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Hello,

“Never let a good crisis go to waste” might be the thinking of the Liberal government as they plan how to restart Canada’s economy after the pandemic. As Adam Radwanski writes in The Globe today, the government is looking at how to advance its climate-change agenda as it addresses what could be the worst unemployment since the Great Depression.

The first priority, of course, is getting Canadians back to work. But there may be ways to do that and reduce emissions, such as stimulus spending on infrastructure for electric vehicles (such as more charging stations) or renovating buildings so they are more energy-efficient.

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It’s also a recognition that the Liberals’ biggest environmental policy so far – the carbon price – is a lot less useful when the price of gasoline is the lowest it’s been in a generation

This is the daily Politics Briefing newsletter, written by Chris Hannay. It is available exclusively to our digital subscribers. If you’re reading this on the web, subscribers can sign up for the Politics newsletter and more than 20 others on our newsletter signup page. Have any feedback? Let us know what you think.

TODAY’S HEADLINES

Today’s announcement of federal aid was that applications are now open (or will open soon) for two programs: rent relief for small businesses and bridge loans for large employers. Note that the latter program comes with its own climate-change strings attached.

The House of Commons has its weekly sitting of the COVID-19 committee today at noon. But whether the House will resume something like a normal schedule is the subject of negotiations this week among the political parties. The House administration says it could do a “hybrid” model that has MPs on the floor in the House working with their colleagues in other areas of the country by video link. The NDP say they could support that model. The Conservatives have pushed for more in-person meetings, while the Bloc Québécois say they want lost sitting days made up for.

British Columbia is preparing to allow businesses to reopen this week with restrictions that will hopefully cut down on the transmission of the novel coronavirus. For instance, operators of bars and restaurants will be asked to gather contact information from their customers to help health authorities trace cases if they pop up. The province reported just two new cases of the virus yesterday and the rate of deaths has flatlined.

Ontario says it will launch a commission into the devastation the virus has wrought at the province’s long-term care homes. Some advocates say a full-blown public inquiry would be better, but the provincial government says that would take too long.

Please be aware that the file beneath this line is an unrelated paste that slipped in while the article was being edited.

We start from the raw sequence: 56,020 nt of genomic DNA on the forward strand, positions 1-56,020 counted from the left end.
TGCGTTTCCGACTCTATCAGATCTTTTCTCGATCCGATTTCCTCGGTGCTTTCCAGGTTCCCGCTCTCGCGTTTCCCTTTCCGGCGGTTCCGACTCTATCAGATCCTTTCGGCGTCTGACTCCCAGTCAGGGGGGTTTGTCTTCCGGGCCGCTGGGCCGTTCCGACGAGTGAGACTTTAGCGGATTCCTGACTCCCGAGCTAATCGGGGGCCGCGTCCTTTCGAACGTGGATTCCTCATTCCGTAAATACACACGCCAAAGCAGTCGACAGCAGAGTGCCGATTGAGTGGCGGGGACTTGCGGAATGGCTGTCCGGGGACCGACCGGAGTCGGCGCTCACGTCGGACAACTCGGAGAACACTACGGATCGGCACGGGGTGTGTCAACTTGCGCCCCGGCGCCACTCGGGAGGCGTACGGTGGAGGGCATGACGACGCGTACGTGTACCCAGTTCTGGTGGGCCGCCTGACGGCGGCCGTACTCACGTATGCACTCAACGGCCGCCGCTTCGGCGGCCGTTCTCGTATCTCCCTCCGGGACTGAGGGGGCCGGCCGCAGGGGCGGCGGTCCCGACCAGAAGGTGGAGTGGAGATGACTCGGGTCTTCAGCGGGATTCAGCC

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And here is one indication that the Canadian public has started to view the pandemic more as an economic threat than a health one: Nanos Research’s weekly issues-tracking survey shows that jobs is on the verge of overtaking the coronavirus as the most important issue for respondents.

Campbell Clark (The Globe and Mail) on U.S. President Donald Trump and the World Health Organization: “Even if the accusation [of Chinese interference] is true, it should be pretty clear that you can’t fix a failure in the sharing of global health information and advice by eliminating the co-ordination of health information and advice. The U.S. can’t create its own global health agency and expect that will force China to share information more transparently. Mr. Trump can’t solve that global problem by going it alone.”

Andrew Coyne (The Globe and Mail) on Canada-China relations: “We do not have to choose between these two false alternatives: appeasement or mercantilism. It is surely possible to be clear-eyed about the threat China represents without subscribing to crude conspiracy theories. And it is surely just as possible to stand up to China without the mutual ruin of a trade war – to get tough on China, without getting tough on ourselves.”

Lawrence Martin (The Globe and Mail) on Trump’s purge of watchdogs: “But such is the lurid scale of malfeasance in this administration that the firings barely made the front pages. By Trumpian standards, they’re not even scandalettes.”

Kathryn Marshall (National Post) on reforming maternity leave: “It is painfully bureaucratic, awkwardly shoved under the umbrella of employment insurance and penalizes women who want to do any sort of paid work while on leave, making it challenging to remain connected to our jobs while staying at home with our babies.”

Erica Ifill (The Hill Times) on the Conservative leadership race: “The Tory squawking over the perils of big government doesn’t hit the same when your precarious work doesn’t provide proper benefits or child care and is a breeding ground for COVID-19, such as Amazon warehouses and Cargill meat plants. It’s no surprise this line of messaging from older, white men, who have the privilege to rage about debt and deficits (in a historically low-interest-rate environment) while ignoring the risk to life, isn’t resonating with women.”

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